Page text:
Georges St-Pierre steps away
UFC welterweight champion Georges St-Pierre announced Friday that he will step away from fighting for an undetermined period of time.
As such, St-Pierre will relinquish the UFC belt one month after retaining his title for the ninth time in a controversial decision over Johny Hendricks in Las Vegas.
UFC president Dana White announced that, in lieu of St-Pierre, Hendricks has been tabbed to fight Robbie Lawler for the vacant strap March 15 in Dallas.
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Georges St-Pierre loves MMA too much to walk away for good. But like fellow champion Anderson Silva following his loss to Chris Weidman, St-Pierre will need to figure out answers to some internal questions before returning, Brett Okamoto writes. Blog
St-Pierre, 32, cited personal issues and a severe reaction to the intensifying pressure of being a star athlete for his decision to walk away at this time.
"My life is a frickin' zoo right now," the Montreal native said during a teleconference.
St-Pierre refused to explain the nature of his personal issues. During a question-and-answer session at an event in Quebec City following the announcement, he said he will consult with his family about the direction of his career.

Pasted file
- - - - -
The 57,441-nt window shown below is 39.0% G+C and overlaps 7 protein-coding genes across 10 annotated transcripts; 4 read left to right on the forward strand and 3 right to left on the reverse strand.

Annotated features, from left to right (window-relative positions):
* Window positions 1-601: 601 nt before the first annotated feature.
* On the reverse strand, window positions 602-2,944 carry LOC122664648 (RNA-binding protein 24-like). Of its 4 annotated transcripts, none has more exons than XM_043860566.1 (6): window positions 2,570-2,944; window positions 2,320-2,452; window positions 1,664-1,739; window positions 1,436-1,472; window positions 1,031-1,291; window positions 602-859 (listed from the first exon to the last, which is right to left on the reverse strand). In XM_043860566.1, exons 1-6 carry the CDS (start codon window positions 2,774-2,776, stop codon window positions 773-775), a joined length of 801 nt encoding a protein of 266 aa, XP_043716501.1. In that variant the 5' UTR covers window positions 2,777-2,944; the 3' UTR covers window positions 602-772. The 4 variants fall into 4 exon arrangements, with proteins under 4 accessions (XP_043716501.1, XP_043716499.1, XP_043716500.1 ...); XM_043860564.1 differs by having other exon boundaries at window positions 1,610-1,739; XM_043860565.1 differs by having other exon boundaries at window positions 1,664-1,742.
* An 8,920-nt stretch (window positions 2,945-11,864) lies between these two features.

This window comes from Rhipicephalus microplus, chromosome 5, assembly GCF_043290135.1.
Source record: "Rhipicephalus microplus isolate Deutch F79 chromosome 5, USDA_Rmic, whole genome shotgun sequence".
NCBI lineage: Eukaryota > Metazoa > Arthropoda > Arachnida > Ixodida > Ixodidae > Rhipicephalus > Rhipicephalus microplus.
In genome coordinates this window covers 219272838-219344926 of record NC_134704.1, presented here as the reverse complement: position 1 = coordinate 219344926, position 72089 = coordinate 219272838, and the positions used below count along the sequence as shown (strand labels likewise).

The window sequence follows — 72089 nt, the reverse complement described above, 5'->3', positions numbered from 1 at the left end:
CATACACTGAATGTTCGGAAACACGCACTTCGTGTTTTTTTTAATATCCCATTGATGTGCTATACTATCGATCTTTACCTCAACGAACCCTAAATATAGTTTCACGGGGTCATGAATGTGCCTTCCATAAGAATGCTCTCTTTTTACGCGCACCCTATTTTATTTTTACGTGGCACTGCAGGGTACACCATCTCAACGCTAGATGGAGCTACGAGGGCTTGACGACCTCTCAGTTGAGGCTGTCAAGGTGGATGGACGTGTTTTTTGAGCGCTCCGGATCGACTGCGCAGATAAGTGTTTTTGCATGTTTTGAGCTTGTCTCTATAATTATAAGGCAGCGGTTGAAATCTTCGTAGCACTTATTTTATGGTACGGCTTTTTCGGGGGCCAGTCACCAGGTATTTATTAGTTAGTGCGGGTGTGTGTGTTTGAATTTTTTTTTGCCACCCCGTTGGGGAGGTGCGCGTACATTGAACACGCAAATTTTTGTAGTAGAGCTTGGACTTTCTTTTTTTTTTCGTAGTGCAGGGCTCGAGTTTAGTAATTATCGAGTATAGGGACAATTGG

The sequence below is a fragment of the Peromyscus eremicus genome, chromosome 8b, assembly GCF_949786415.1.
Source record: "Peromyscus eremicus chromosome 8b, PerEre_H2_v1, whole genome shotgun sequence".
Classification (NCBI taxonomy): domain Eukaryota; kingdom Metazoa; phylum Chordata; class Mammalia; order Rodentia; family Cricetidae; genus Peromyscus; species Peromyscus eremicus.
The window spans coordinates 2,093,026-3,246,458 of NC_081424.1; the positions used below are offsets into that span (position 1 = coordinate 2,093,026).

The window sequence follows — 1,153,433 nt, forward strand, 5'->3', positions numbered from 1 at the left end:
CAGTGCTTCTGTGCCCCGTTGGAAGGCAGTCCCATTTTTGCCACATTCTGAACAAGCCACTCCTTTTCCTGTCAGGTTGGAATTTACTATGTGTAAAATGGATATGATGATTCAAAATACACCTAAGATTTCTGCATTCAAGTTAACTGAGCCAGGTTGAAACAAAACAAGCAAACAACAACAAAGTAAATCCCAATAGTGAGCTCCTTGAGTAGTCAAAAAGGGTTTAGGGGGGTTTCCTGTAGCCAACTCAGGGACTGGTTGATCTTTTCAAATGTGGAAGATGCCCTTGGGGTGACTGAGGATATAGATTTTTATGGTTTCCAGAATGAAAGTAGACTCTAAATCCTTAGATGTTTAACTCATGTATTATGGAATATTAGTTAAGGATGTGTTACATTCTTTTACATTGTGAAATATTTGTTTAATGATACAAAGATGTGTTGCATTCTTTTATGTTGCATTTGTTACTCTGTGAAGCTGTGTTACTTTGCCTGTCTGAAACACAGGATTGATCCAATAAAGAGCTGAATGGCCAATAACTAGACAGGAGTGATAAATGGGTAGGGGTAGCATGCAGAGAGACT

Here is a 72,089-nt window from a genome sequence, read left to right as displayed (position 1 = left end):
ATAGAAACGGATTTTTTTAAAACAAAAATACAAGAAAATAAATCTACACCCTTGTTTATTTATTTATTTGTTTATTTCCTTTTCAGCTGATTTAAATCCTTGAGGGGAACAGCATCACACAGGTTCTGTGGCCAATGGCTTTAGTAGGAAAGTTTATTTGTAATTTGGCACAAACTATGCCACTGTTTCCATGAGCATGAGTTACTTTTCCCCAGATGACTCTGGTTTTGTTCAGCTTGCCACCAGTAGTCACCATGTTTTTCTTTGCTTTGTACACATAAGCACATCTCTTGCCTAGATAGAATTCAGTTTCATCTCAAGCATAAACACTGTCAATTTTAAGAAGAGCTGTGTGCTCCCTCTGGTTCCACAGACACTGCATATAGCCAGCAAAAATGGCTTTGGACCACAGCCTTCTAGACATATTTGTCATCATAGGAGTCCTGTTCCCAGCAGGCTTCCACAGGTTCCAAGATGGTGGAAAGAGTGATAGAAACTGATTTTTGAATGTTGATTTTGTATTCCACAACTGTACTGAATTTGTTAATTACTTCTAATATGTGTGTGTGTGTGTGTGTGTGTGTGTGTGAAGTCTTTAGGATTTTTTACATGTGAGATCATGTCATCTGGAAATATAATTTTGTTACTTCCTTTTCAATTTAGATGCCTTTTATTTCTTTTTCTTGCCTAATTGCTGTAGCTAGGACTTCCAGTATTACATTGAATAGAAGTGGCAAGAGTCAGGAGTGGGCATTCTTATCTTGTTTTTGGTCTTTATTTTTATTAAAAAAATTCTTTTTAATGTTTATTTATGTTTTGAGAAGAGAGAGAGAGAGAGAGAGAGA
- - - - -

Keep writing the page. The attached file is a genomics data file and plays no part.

The three-time Canadian athlete of the year will continue to train and improve on his considerable skills, he said. However, he did not wish to think about fighting at this time and didn't consider it fair to hold up an expansive list of contenders beneath him.
"I'm content," St-Pierre said. "It's a lot of things I wanted to do. I wanted to be the greatest, and also I said before when I do things, I want to do things to be remembered, to make a difference in the sport, make the sport reach another level. I'm trying to do it during my last fight. Unfortunately, it did not work. These people are not ready for it. I tried to do my best."
St-Pierre was alluding to his disappointment regarding the scope of drug testing leading up to his fight with Hendricks on Nov. 16 in Las Vegas, the fighter's manager, Rodolphe Beaulieu, told ESPN.com.
St-Pierre said he hoped for a normal life and that he didn't "want people thinking about me."
He has been outstanding as a competitor for the UFC, standing as champion twice since 2006 while posting a 25-2 record. The fighter said he was 100 percent healthy and ready to physically compete, but mentally he was ill-prepared to step in the cage at this time.
St-Pierre is the most successful draw on pay-per-view for the UFC, but White noted this is part of the business.
"He's got these issues that he needs to deal with, and once he deals with them, he can focus on training and being a fighter again," White said.
St-Pierre left the door wide open to returning.
"If I decide to come back, I will be at the top of the game," he said.
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